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TNS closed because it was becoming "too successful"

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A PKC councillor has admitted that TNS was forced to close because the local authority could no longer afford to pay for the provision it offered to children and young people failed by their own services.

Speaking to a former parent of the school and on condition of anonymity, the elected member confirmed that the senior management team of Education & Children’s Services agreed a plan in September/October 2017 to apply pressure on the school at a time when it was still reeling from the February tragedy, and struggling financially in the aftermath of that event.

The complaint submitted to the Registrar of Independent Schools in January 2018 was designed to cause reputational damage to the school and open the door to the later unannnounced inspections which would raise spurious concerns about ‘safeguarding’. He/she refused to be drawn on whether the presence of former PKC education chief John Fyfe on the board of Education Scotland, and the position of Bernadette Malone (former PKC Chief Executive) were part of the plan, nor Karen Reid’s involvement as the former Head of the Care Inspectorate. If, as many now allege, the whole scheme was devised as a collaboration between PKC and the regulators, it raises serious questions about the vulnerability of the education and care systems to cronyism and local corruption.

At the time of closure, pupil numbers were increasing rapidly with 24 pupils attending the school (up from a projected 18 in January 2018), 8 further places had been offered, and around 50 enquiries were being processed from across Scotland.

Ironically, former Head of School, Bill Colley had made several attempts to meet with the Head of Secondary & Inclusion to try to limit the flood of PKC pupils seeking placements at TNS, but without success. The authority had shown itself incapable of working by itself and had either lost or withdrawn from several tribunals because it knew that it had no case to argue that it could meet pupil needs within its own schools.

Rather than improving local provision or replacing those members of the Inclusion Team who had proved themselves incapable of providing the leadership necessary to make inclusion work, senior managers agreed to launch a campaign against the school to force closure and reduce their budget deficit. Their failure to provide an adequate alternative for the 13 PKC pupils displaced by the closure (let alone more than 150 other children not attending school in the authority) exposed the level to which council provision has sunk over recent years, and supports the theory that additional support needs are now being managed by simply giving-up on young people.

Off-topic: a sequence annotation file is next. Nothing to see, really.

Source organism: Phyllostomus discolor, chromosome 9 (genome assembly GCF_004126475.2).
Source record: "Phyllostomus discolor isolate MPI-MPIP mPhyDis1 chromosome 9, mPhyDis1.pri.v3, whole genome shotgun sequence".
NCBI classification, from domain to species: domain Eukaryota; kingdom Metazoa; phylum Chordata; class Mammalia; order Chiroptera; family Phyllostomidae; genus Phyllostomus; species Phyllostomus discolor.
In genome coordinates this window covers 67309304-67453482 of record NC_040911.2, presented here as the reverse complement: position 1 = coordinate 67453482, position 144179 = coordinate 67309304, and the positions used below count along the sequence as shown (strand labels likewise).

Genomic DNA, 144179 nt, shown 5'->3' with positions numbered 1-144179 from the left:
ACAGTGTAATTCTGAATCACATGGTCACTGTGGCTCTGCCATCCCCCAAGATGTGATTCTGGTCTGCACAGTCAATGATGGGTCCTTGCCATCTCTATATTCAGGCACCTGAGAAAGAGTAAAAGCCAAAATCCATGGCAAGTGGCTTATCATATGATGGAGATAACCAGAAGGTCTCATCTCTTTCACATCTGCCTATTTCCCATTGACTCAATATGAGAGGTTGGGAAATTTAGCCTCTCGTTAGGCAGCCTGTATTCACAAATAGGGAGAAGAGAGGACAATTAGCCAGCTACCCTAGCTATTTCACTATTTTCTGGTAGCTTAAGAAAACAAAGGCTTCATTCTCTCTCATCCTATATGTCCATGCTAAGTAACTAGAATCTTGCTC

Former school managers were aware of the campaign against the school and had warned the Board of Governors and asked for support to counter the aggression being shown towards staff and even parents from September 2017 onwards. TNS staff accused PKC officers of dishonesty, making unreasonable demands, and undermining support for vulnerable children and young people. The former Head stated that he did not feel safe attending meetings with PKC personnel and demanded that all reviews and other contact between school and authority be audio-taped to ensure that education officers did not misrepresent what had been discussed.

The consensus in the school at the time was that PKC officers were ‘out of their depth’ when dealing with pupils who had autism, PDA, and similar developmental disorders, and simply unable to devise plans to meet their needs in local schools. Their views were supported by the disastrous events of the final week of term when critical decisions made by PKC personnel did so much harm to vulnerable pupils and their families.

The councillor also stated that the events of October/November last year when a ‘concern’ raised by a staff member were exaggerated to the level of a ‘child protection’ matter to force the closure of the school, are now an embarassment to the authority, but also indicated that elected members have very limited powers to discover exactly what role their senior officers played in the whole debacle.

Former staff and parents now want the actions of PKC officers to be examined to determine if any illegality took place and in particular the suspected collusion between the authority and Care Inspectorate and Education Scotland.

Pupils, staff and parents were just the collateral damage in a clearly coordinated plan to close the school, arranged by senior managers in PKC, and assisted by the weakness of the Board of Governors.

The part played by Mr Swinney himself has yet to be determined.

Bill Colley